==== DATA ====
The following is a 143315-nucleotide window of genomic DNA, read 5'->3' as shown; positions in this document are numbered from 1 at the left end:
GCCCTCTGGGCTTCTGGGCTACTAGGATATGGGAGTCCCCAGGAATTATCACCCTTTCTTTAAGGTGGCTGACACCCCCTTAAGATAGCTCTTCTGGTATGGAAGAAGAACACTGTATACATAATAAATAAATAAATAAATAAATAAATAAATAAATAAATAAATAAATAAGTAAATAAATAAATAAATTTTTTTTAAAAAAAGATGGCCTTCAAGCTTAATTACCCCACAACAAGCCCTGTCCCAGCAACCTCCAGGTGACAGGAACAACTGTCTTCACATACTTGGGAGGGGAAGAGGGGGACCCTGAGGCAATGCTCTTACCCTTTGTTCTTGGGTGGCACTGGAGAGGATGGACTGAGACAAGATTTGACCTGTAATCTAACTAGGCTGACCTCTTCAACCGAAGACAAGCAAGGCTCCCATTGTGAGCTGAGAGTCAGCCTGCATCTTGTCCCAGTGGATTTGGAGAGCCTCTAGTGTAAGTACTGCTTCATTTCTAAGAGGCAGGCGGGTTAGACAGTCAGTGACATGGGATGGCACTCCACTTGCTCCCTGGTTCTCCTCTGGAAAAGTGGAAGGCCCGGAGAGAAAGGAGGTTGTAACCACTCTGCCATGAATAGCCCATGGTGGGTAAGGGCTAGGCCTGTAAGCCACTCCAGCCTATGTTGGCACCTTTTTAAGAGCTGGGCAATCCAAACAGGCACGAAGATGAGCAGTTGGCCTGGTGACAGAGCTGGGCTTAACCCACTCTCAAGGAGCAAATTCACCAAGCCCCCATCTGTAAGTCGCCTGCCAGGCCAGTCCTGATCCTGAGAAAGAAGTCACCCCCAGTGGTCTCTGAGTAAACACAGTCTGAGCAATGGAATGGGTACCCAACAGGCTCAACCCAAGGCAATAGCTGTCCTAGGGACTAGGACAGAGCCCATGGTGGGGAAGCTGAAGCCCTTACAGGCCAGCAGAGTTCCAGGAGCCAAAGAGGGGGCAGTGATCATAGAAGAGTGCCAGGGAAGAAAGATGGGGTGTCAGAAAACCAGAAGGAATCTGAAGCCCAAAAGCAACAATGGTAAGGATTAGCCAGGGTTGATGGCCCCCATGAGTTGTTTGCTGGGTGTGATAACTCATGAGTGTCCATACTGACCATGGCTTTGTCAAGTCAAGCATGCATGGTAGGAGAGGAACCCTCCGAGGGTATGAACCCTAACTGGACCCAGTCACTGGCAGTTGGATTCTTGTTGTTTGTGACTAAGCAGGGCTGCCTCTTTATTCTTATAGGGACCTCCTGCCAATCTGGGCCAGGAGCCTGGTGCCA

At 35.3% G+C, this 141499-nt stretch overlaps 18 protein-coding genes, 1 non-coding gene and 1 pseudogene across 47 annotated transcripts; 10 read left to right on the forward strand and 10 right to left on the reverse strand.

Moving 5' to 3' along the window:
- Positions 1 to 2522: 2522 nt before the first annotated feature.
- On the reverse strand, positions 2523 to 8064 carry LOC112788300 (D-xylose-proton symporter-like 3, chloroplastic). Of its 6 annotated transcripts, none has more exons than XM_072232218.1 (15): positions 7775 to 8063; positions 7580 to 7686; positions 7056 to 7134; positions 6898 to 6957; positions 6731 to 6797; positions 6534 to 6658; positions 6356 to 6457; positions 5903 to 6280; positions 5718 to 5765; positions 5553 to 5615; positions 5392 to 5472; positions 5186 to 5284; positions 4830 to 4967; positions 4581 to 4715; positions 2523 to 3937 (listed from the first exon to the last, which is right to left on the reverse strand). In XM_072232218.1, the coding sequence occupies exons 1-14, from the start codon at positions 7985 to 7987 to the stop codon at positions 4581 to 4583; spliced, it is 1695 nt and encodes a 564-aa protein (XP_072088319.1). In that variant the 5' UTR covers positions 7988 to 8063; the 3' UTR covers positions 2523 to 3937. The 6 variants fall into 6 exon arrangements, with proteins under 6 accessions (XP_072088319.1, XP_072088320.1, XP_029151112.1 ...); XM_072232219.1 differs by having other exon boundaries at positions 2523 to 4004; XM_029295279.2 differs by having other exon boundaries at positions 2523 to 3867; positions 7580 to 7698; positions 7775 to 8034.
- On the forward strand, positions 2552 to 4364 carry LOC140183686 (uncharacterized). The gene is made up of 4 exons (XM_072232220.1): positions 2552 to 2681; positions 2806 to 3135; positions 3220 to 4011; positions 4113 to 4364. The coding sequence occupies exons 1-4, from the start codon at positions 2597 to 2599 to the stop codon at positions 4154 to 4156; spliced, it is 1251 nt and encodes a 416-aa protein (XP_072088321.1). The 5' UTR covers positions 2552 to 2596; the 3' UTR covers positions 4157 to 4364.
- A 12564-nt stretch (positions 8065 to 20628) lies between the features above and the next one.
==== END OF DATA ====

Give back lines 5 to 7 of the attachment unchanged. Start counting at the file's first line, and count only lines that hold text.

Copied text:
- Positions 1 to 2522: 2522 nt before the first annotated feature.
- On the reverse strand, positions 2523 to 8064 carry LOC112788300 (D-xylose-proton symporter-like 3, chloroplastic). Of its 6 annotated transcripts, none has more exons than XM_072232218.1 (15): positions 7775 to 8063; positions 7580 to 7686; positions 7056 to 7134; positions 6898 to 6957; positions 6731 to 6797; positions 6534 to 6658; positions 6356 to 6457; positions 5903 to 6280; positions 5718 to 5765; positions 5553 to 5615; positions 5392 to 5472; positions 5186 to 5284; positions 4830 to 4967; positions 4581 to 4715; positions 2523 to 3937 (listed from the first exon to the last, which is right to left on the reverse strand). In XM_072232218.1, the coding sequence occupies exons 1-14, from the start codon at positions 7985 to 7987 to the stop codon at positions 4581 to 4583; spliced, it is 1695 nt and encodes a 564-aa protein (XP_072088319.1). In that variant the 5' UTR covers positions 7988 to 8063; the 3' UTR covers positions 2523 to 3937. The 6 variants fall into 6 exon arrangements, with proteins under 6 accessions (XP_072088319.1, XP_072088320.1, XP_029151112.1 ...); XM_072232219.1 differs by having other exon boundaries at positions 2523 to 4004; XM_029295279.2 differs by having other exon boundaries at positions 2523 to 3867; positions 7580 to 7698; positions 7775 to 8034.
- On the forward strand, positions 2552 to 4364 carry LOC140183686 (uncharacterized). The gene is made up of 4 exons (XM_072232220.1): positions 2552 to 2681; positions 2806 to 3135; positions 3220 to 4011; positions 4113 to 4364. The coding sequence occupies exons 1-4, from the start codon at positions 2597 to 2599 to the stop codon at positions 4154 to 4156; spliced, it is 1251 nt and encodes a 416-aa protein (XP_072088321.1). The 5' UTR covers positions 2552 to 2596; the 3' UTR covers positions 4157 to 4364.